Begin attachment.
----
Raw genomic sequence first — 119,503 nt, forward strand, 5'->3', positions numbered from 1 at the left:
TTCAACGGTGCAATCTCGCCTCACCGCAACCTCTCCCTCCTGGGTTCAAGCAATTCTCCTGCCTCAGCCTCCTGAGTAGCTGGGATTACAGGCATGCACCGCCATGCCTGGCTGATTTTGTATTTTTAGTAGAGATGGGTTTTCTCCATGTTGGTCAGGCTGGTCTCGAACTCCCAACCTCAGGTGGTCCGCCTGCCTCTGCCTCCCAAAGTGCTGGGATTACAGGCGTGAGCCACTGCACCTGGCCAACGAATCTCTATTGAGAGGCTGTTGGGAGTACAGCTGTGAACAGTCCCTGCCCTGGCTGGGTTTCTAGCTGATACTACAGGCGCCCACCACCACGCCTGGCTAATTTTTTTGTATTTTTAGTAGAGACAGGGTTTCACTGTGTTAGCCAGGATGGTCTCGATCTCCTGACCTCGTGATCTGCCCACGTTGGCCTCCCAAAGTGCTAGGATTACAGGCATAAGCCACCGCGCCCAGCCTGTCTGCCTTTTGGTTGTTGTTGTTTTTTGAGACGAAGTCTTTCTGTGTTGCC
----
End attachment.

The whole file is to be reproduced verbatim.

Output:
Raw genomic sequence first — 119,503 nt, forward strand, 5'->3', positions numbered from 1 at the left:
TTCAACGGTGCAATCTCGCCTCACCGCAACCTCTCCCTCCTGGGTTCAAGCAATTCTCCTGCCTCAGCCTCCTGAGTAGCTGGGATTACAGGCATGCACCGCCATGCCTGGCTGATTTTGTATTTTTAGTAGAGATGGGTTTTCTCCATGTTGGTCAGGCTGGTCTCGAACTCCCAACCTCAGGTGGTCCGCCTGCCTCTGCCTCCCAAAGTGCTGGGATTACAGGCGTGAGCCACTGCACCTGGCCAACGAATCTCTATTGAGAGGCTGTTGGGAGTACAGCTGTGAACAGTCCCTGCCCTGGCTGGGTTTCTAGCTGATACTACAGGCGCCCACCACCACGCCTGGCTAATTTTTTTGTATTTTTAGTAGAGACAGGGTTTCACTGTGTTAGCCAGGATGGTCTCGATCTCCTGACCTCGTGATCTGCCCACGTTGGCCTCCCAAAGTGCTAGGATTACAGGCATAAGCCACCGCGCCCAGCCTGTCTGCCTTTTGGTTGTTGTTGTTTTTTGAGACGAAGTCTTTCTGTGTTGCC